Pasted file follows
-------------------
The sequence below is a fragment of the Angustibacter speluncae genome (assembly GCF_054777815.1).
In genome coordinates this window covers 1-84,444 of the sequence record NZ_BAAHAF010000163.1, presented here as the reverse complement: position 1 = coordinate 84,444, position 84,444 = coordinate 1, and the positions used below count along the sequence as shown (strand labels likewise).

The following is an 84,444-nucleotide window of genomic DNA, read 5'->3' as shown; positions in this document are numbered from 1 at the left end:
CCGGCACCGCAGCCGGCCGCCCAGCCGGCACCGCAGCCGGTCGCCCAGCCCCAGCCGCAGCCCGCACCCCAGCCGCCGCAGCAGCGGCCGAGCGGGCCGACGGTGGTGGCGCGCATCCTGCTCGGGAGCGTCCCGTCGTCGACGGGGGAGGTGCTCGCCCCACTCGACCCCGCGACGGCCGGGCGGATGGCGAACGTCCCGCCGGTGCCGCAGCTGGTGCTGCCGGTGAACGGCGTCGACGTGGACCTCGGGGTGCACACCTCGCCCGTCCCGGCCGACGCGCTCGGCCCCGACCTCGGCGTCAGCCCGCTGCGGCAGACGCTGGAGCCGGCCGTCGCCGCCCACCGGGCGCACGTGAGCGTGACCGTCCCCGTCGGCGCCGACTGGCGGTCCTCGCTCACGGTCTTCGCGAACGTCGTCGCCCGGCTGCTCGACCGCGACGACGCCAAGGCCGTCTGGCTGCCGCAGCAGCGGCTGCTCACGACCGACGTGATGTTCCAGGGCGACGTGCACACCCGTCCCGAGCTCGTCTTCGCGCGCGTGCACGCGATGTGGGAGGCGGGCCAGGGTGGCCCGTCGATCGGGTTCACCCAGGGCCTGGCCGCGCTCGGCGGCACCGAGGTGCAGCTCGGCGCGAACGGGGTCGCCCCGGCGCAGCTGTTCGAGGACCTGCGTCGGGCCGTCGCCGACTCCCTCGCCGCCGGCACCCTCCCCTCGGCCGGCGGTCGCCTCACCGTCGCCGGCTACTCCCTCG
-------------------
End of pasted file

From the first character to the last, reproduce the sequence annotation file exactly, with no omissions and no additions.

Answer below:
The sequence below is a fragment of the Angustibacter speluncae genome (assembly GCF_054777815.1).
In genome coordinates this window covers 1-84,444 of the sequence record NZ_BAAHAF010000163.1, presented here as the reverse complement: position 1 = coordinate 84,444, position 84,444 = coordinate 1, and the positions used below count along the sequence as shown (strand labels likewise).

The following is an 84,444-nucleotide window of genomic DNA, read 5'->3' as shown; positions in this document are numbered from 1 at the left end:
CCGGCACCGCAGCCGGCCGCCCAGCCGGCACCGCAGCCGGTCGCCCAGCCCCAGCCGCAGCCCGCACCCCAGCCGCCGCAGCAGCGGCCGAGCGGGCCGACGGTGGTGGCGCGCATCCTGCTCGGGAGCGTCCCGTCGTCGACGGGGGAGGTGCTCGCCCCACTCGACCCCGCGACGGCCGGGCGGATGGCGAACGTCCCGCCGGTGCCGCAGCTGGTGCTGCCGGTGAACGGCGTCGACGTGGACCTCGGGGTGCACACCTCGCCCGTCCCGGCCGACGCGCTCGGCCCCGACCTCGGCGTCAGCCCGCTGCGGCAGACGCTGGAGCCGGCCGTCGCCGCCCACCGGGCGCACGTGAGCGTGACCGTCCCCGTCGGCGCCGACTGGCGGTCCTCGCTCACGGTCTTCGCGAACGTCGTCGCCCGGCTGCTCGACCGCGACGACGCCAAGGCCGTCTGGCTGCCGCAGCAGCGGCTGCTCACGACCGACGTGATGTTCCAGGGCGACGTGCACACCCGTCCCGAGCTCGTCTTCGCGCGCGTGCACGCGATGTGGGAGGCGGGCCAGGGTGGCCCGTCGATCGGGTTCACCCAGGGCCTGGCCGCGCTCGGCGGCACCGAGGTGCAGCTCGGCGCGAACGGGGTCGCCCCGGCGCAGCTGTTCGAGGACCTGCGTCGGGCCGTCGCCGACTCCCTCGCCGCCGGCACCCTCCCCTCGGCCGGCGGTCGCCTCACCGTCGCCGGCTACTCCCTCG